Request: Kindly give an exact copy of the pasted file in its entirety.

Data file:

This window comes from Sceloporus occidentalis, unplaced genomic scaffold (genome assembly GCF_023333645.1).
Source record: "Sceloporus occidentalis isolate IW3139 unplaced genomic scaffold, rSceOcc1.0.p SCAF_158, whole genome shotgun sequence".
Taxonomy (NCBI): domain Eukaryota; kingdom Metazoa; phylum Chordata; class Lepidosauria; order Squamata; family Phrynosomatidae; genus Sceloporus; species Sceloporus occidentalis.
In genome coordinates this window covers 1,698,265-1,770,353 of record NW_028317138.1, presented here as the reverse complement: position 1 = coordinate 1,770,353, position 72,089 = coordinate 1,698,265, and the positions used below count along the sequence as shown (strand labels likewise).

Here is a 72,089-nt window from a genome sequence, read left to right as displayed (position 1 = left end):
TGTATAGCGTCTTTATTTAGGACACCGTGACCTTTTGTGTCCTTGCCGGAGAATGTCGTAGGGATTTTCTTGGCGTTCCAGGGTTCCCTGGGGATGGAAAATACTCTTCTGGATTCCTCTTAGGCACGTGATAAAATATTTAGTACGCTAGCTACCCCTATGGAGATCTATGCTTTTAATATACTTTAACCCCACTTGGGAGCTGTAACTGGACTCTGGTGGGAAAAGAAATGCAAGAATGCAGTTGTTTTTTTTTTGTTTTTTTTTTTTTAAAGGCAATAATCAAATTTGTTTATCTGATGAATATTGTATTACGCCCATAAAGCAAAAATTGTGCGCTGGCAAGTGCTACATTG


This window comes from Sceloporus occidentalis, unplaced genomic scaffold (genome assembly GCF_023333645.1).
Source record: "Sceloporus occidentalis isolate IW3139 unplaced genomic scaffold, rSceOcc1.0.p SCAF_158, whole genome shotgun sequence".
Taxonomy (NCBI): domain Eukaryota; kingdom Metazoa; phylum Chordata; class Lepidosauria; order Squamata; family Phrynosomatidae; genus Sceloporus; species Sceloporus occidentalis.
In genome coordinates this window covers 1,698,265-1,770,353 of record NW_028317138.1, presented here as the reverse complement: position 1 = coordinate 1,770,353, position 72,089 = coordinate 1,698,265, and the positions used below count along the sequence as shown (strand labels likewise).

Here is a 72,089-nt window from a genome sequence, read left to right as displayed (position 1 = left end):
TGTATAGCGTCTTTATTTAGGACACCGTGACCTTTTGTGTCCTTGCCGGAGAATGTCGTAGGGATTTTCTTGGCGTTCCAGGGTTCCCTGGGGATGGAAAATACTCTTCTGGATTCCTCTTAGGCACGTGATAAAATATTTAGTACGCTAGCTACCCCTATGGAGATCTATGCTTTTAATATACTTTAACCCCACTTGGGAGCTGTAACTGGACTCTGGTGGGAAAAGAAATGCAAGAATGCAGTTGTTTTTTTTTTGTTTTTTTTTTTTTAAAGGCAATAATCAAATTTGTTTATCTGATGAATATTGTATTACGCCCATAAAGCAAAAATTGTGCGCTGGCAAGTGCTACATTG